Student Sector Can Prove Its Countercyclical Chops During Current Turmoil
The UK student accommodation sector's credentials as a countercyclical market that can continue to perform well as other areas of commercial real estate struggle will be put to the test in coming months.
On one hand: the continuing expectation of strong demand from students for UK higher education and the structural undersupply of both purpose-built student accommodation and housing of all kinds in big UK towns and cities.
On the other: financial market turmoil that no area of real estate can escape and the particular vulnerability of the student accommodation business model to the sharp rise in energy prices.
“There have been more black swans than white swans in the 20 years I’ve been investing in this sector,” Round Hill Capital Head of Student Brian Welsh told the audience at Bisnow London’s Student Housing Roundup, held at the Royal Society of Chemistry in London. “In all those years, growth has kept going on regardless.”
Welsh pointed to 2012 as a year that was supposed to be cataclysmic for UK student housing real estate: new, higher tuition fees were introduced, and a huge glut of new supply hit the sector. But occupancy at Unite, the listed student housing giant seen as a proxy for the sector, remained at 95%.
Dominvs Group Chief Financial Officer Ian Trinder explained why the company had diversified from a hotel specialist into developing new student accommodation schemes on prime London sites.
“We saw an arbitrage between hotel yields at 6-7% and student housing yields at 3-4%,” Trinder said. “We are attracted by the stable income and the fact that the sector trades well during a recession. During the worst of the pandemic, occupancy in good student schemes dropped to about 75%. Occupancy in hotels dropped to zero.”
But the talk about yields highlights the fact that in spite of its operational resilience down the years, like all sectors of property, the investment horizon looks a lot less rosy.
The discussion took place during a week in which financial markets priced in interest rates rising to as high as 6% to counteract the falling value of the pound. That affects the metrics for anyone looking to invest in any sector of real estate, because when interest rates rise, property values generally have to fall.
“We’re pricing transactions, and what our model is showing this week is completely different to two weeks ago,” Patron Capital partner Irina Stamate-Rocha said. “It's not just that borrowing costs have changed, you have to think through your exit yields as well — will they move up as rates move up?”
A total of £4.4B was invested in UK student accommodation in 2021, down from £5.2B in 2019, according to data from Knight Frank. CBRE predicted £6B would be spent in the sector this year, although that prediction came before this month’s stark rise in expected interest rates.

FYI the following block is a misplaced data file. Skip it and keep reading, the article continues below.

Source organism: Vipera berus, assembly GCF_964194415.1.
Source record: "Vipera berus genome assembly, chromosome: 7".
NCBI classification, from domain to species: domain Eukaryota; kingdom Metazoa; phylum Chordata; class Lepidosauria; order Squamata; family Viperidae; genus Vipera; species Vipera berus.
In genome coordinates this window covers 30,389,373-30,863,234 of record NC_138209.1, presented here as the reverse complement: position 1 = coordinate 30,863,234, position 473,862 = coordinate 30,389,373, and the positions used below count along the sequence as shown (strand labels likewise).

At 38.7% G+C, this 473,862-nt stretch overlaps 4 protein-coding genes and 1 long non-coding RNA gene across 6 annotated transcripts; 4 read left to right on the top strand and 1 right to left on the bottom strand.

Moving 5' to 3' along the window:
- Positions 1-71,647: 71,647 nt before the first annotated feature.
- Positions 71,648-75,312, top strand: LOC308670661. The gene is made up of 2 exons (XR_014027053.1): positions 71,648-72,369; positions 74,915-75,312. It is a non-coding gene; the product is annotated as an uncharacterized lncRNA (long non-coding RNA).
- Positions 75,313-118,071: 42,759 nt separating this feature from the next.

Trinder said that Dominvs had been in talks with potential forward funding partners for schemes in its development pipeline in London, following on from its recent deal with Scape to forward fund a £173M scheme in Hammersmith, the UK’s largest ever student forward funding deal.
But these deals are essentially on hiatus while everybody works out what higher interest rates mean for pricing.
Aldermore Commercial Director John Carter said the lender was still open for new business, and that he had seen two or three deals come across its desk in the past week that other lenders passed on because they couldn’t price during the current volatility.
Another banker, however, warned there is a mismatch between yields, particularly in the London market, and the new cost of debt.
“How does it work when yields are below 4%, but the cost of the debt I can offer is twice that,” Allied Irish Bank GB Corporate Relationship Manager Kieran Redford asked. “It’s going to be an interesting 12 months for the London market.”
Another issue for the sector outlined at the event was the rise in energy costs being experienced in the UK.
Because student accommodation typically offers an all-inclusive package that rolls rent and bills into one flat fee for students, it is more difficult for operators to pass on rises to their customers.
The government has said it will cap price rises for businesses in the six months from October, but has not yet given details of how that cap will work in practice.
“A lot of operators hedge their energy costs, but as those deals come off, we’re in for some turmoil in the sector,” Hines Managing Director of Aparto and Operations Tom Rix said.
He added the price rises were an impetus for operators to change the behaviour of students, making them aware of how much energy they are consuming as a first step toward helping them reduce usage.
Student Hotel Head of UK Development Ilya Tabachinskiy gave a neat example of how this can work in practice. In the showers at its operational schemes, there is a picture of a polar bear. The longer someone stays in the shower, the more the ice on which the bear sits melts. Stay in the shower too long and the polar bear drowns. Since introducing the prompt, water usage at its schemes has reduced 20%.
When it comes to energy prices, Patron’s Stamate-Rocha had words of reassurance.
“Student accommodation should be able to increase rents to a level to make up for this rising cost because the demand is so high,” she said. “Students need this accommodation and in good areas, there’s shortage.”